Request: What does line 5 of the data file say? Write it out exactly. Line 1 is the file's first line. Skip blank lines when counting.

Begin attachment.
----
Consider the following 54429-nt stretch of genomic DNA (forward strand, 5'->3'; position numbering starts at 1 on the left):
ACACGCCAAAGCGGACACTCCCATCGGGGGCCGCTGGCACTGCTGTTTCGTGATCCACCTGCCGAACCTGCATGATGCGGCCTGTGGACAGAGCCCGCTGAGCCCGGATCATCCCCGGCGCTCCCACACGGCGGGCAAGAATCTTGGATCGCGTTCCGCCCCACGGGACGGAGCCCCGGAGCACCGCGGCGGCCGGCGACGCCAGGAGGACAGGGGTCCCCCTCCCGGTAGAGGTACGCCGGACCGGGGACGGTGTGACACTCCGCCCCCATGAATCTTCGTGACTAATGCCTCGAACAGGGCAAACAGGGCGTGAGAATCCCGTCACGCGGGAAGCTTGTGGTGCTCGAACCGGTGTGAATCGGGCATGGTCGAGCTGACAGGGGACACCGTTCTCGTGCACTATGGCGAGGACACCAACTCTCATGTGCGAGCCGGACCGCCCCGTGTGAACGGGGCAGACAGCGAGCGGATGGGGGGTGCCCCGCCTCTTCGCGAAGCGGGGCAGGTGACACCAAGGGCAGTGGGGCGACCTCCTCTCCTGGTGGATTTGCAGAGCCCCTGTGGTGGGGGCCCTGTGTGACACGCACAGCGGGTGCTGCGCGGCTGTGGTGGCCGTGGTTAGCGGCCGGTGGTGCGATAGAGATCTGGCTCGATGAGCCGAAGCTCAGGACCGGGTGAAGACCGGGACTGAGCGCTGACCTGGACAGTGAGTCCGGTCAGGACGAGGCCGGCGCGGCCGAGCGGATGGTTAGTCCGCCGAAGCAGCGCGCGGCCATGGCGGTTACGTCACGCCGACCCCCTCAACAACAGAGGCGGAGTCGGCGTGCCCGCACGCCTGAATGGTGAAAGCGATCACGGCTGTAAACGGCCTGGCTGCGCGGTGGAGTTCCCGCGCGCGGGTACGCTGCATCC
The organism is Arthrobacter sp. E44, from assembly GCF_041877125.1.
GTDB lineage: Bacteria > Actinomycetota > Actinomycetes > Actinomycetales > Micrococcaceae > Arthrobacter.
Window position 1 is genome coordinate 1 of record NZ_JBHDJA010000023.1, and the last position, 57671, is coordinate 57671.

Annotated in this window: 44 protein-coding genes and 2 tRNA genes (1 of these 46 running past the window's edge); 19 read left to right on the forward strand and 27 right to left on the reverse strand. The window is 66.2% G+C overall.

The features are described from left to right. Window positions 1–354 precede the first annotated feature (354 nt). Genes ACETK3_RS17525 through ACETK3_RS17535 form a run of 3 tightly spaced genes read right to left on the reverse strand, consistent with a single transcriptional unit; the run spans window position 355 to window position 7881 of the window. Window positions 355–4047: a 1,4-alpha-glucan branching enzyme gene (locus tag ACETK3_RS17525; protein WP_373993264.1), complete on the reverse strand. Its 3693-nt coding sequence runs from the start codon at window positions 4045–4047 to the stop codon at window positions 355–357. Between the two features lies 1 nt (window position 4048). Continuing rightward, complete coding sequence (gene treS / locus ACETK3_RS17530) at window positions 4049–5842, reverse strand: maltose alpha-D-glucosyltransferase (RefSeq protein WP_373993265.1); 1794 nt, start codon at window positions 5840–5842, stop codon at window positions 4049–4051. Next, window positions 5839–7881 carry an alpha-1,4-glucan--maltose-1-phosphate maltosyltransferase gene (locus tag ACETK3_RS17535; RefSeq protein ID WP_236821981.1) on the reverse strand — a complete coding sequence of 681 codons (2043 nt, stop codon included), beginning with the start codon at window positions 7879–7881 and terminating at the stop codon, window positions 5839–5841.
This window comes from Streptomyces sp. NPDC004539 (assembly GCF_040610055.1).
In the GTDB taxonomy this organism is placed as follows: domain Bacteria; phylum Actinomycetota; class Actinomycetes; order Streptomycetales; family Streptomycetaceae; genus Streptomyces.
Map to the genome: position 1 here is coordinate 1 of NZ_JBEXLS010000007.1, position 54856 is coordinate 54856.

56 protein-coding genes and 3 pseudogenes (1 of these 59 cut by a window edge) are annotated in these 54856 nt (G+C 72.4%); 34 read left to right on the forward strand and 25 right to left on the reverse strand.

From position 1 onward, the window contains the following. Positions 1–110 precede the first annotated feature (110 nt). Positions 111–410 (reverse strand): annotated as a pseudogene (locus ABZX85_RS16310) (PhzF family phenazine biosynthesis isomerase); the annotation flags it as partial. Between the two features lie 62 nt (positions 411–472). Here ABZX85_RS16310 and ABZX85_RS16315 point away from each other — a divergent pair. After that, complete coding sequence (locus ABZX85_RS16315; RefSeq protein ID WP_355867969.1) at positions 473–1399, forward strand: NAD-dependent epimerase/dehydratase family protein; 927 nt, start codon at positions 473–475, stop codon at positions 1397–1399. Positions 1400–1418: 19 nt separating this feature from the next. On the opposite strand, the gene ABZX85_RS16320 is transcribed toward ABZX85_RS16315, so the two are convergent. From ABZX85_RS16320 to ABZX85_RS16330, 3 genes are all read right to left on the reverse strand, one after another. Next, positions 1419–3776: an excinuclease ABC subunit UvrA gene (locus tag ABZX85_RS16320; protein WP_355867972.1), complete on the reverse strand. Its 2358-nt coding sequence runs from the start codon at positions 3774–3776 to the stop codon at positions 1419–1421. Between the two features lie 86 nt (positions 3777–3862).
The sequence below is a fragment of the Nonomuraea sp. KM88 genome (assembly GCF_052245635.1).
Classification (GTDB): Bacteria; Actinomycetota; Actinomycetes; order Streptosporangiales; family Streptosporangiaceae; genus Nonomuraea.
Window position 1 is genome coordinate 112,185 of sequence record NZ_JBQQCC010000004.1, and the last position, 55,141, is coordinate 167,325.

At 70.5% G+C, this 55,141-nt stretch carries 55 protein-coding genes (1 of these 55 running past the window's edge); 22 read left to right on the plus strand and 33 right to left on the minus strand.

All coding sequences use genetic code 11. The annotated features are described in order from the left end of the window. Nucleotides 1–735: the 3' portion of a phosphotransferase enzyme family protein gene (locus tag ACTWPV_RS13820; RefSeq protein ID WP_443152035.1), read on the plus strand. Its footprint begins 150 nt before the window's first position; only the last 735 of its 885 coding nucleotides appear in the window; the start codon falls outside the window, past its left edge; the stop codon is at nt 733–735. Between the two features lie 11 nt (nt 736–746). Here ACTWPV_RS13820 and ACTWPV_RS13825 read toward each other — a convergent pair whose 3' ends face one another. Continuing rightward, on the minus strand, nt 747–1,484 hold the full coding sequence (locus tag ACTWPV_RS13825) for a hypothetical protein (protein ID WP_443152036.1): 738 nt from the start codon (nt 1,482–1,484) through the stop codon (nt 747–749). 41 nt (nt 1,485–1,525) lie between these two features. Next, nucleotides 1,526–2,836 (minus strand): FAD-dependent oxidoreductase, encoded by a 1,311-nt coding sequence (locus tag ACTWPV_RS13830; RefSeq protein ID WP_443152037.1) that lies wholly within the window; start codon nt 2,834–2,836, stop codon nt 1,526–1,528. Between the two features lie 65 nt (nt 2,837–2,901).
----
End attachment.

Window position 1 is genome coordinate 1 of record NZ_JBHDJA010000023.1, and the last position, 57671, is coordinate 57671.